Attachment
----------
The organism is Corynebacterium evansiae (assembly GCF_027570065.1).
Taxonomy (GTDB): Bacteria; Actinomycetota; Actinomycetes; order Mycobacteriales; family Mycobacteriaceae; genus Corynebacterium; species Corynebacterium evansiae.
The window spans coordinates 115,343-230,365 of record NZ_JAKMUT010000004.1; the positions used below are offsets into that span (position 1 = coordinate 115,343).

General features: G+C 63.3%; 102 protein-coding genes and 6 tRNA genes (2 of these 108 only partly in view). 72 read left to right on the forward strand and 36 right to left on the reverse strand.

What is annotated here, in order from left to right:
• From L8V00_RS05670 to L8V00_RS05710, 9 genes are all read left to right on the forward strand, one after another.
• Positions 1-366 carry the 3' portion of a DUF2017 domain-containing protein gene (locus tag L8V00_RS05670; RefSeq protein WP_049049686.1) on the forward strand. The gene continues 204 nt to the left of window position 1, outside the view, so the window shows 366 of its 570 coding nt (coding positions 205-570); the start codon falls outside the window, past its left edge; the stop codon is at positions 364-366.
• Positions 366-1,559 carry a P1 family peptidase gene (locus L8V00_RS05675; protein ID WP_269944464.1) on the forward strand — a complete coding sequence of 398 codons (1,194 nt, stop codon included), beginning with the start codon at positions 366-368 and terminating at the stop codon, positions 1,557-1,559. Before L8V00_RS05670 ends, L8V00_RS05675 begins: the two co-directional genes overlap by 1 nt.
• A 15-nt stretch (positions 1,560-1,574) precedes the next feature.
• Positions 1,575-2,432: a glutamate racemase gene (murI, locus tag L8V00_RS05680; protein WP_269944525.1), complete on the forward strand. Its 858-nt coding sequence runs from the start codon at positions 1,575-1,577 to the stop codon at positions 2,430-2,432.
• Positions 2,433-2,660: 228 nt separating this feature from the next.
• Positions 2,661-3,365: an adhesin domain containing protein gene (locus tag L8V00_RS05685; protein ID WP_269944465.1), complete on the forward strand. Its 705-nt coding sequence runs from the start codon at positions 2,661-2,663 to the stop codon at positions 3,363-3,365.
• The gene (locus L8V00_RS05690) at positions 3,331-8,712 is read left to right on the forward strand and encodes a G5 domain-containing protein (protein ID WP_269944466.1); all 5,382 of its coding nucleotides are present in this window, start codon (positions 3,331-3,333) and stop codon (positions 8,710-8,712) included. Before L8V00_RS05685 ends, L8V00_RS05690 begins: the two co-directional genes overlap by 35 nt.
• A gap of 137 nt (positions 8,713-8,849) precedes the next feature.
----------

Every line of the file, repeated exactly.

The organism is Corynebacterium evansiae (assembly GCF_027570065.1).
Taxonomy (GTDB): Bacteria; Actinomycetota; Actinomycetes; order Mycobacteriales; family Mycobacteriaceae; genus Corynebacterium; species Corynebacterium evansiae.
The window spans coordinates 115,343-230,365 of record NZ_JAKMUT010000004.1; the positions used below are offsets into that span (position 1 = coordinate 115,343).

General features: G+C 63.3%; 102 protein-coding genes and 6 tRNA genes (2 of these 108 only partly in view). 72 read left to right on the forward strand and 36 right to left on the reverse strand.

What is annotated here, in order from left to right:
• From L8V00_RS05670 to L8V00_RS05710, 9 genes are all read left to right on the forward strand, one after another.
• Positions 1-366 carry the 3' portion of a DUF2017 domain-containing protein gene (locus tag L8V00_RS05670; RefSeq protein WP_049049686.1) on the forward strand. The gene continues 204 nt to the left of window position 1, outside the view, so the window shows 366 of its 570 coding nt (coding positions 205-570); the start codon falls outside the window, past its left edge; the stop codon is at positions 364-366.
• Positions 366-1,559 carry a P1 family peptidase gene (locus L8V00_RS05675; protein ID WP_269944464.1) on the forward strand — a complete coding sequence of 398 codons (1,194 nt, stop codon included), beginning with the start codon at positions 366-368 and terminating at the stop codon, positions 1,557-1,559. Before L8V00_RS05670 ends, L8V00_RS05675 begins: the two co-directional genes overlap by 1 nt.
• A 15-nt stretch (positions 1,560-1,574) precedes the next feature.
• Positions 1,575-2,432: a glutamate racemase gene (murI, locus tag L8V00_RS05680; protein WP_269944525.1), complete on the forward strand. Its 858-nt coding sequence runs from the start codon at positions 1,575-1,577 to the stop codon at positions 2,430-2,432.
• Positions 2,433-2,660: 228 nt separating this feature from the next.
• Positions 2,661-3,365: an adhesin domain containing protein gene (locus tag L8V00_RS05685; protein ID WP_269944465.1), complete on the forward strand. Its 705-nt coding sequence runs from the start codon at positions 2,661-2,663 to the stop codon at positions 3,363-3,365.
• The gene (locus L8V00_RS05690) at positions 3,331-8,712 is read left to right on the forward strand and encodes a G5 domain-containing protein (protein ID WP_269944466.1); all 5,382 of its coding nucleotides are present in this window, start codon (positions 3,331-3,333) and stop codon (positions 8,710-8,712) included. Before L8V00_RS05685 ends, L8V00_RS05690 begins: the two co-directional genes overlap by 35 nt.
• A gap of 137 nt (positions 8,713-8,849) precedes the next feature.